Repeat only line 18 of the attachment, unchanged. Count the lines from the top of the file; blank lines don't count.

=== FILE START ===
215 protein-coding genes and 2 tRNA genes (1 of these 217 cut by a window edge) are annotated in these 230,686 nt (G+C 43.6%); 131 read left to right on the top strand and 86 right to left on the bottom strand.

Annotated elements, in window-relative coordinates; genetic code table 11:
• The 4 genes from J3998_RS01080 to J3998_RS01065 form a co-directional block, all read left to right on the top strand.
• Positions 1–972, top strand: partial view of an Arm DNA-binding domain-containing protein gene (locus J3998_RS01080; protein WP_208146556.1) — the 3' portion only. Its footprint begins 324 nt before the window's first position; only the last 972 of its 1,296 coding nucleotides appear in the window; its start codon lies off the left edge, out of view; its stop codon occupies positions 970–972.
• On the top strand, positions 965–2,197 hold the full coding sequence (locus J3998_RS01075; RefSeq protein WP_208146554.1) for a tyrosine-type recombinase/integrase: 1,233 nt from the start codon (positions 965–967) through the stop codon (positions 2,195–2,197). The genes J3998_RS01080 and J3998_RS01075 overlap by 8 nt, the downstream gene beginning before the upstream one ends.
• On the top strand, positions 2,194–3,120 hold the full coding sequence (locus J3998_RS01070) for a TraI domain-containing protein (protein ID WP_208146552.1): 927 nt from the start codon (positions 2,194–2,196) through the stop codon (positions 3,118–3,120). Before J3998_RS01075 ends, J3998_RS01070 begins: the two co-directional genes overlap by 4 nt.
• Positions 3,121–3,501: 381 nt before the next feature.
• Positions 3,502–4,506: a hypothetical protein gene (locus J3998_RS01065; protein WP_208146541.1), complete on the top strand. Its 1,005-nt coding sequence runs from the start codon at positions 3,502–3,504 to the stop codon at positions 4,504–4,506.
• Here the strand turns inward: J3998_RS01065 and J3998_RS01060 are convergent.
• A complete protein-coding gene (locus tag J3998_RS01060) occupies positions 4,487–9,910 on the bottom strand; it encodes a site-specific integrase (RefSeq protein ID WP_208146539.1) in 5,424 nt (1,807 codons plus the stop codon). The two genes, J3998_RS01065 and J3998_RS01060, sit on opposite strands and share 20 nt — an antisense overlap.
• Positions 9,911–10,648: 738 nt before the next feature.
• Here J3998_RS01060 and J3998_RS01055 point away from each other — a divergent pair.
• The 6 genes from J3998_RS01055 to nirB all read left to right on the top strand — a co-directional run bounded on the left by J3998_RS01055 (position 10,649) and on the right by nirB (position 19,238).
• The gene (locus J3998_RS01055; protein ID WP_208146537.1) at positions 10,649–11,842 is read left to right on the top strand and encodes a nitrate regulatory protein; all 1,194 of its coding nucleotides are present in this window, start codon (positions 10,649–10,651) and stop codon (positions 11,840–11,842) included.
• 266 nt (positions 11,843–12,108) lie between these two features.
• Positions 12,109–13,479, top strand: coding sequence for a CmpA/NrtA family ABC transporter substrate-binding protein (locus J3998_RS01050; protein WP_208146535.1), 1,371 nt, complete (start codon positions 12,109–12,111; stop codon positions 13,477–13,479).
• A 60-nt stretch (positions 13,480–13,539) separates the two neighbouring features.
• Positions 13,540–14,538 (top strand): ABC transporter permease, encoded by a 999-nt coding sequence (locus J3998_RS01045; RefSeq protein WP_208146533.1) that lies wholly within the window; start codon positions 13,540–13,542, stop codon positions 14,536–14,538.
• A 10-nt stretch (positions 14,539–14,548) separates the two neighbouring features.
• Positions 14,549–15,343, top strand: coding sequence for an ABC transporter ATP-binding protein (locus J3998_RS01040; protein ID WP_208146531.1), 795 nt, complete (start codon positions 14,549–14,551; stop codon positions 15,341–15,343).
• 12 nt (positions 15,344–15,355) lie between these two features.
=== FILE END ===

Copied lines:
• Positions 13,540–14,538 (top strand): ABC transporter permease, encoded by a 999-nt coding sequence (locus J3998_RS01045; RefSeq protein WP_208146533.1) that lies wholly within the window; start codon positions 13,540–13,542, stop codon positions 14,536–14,538.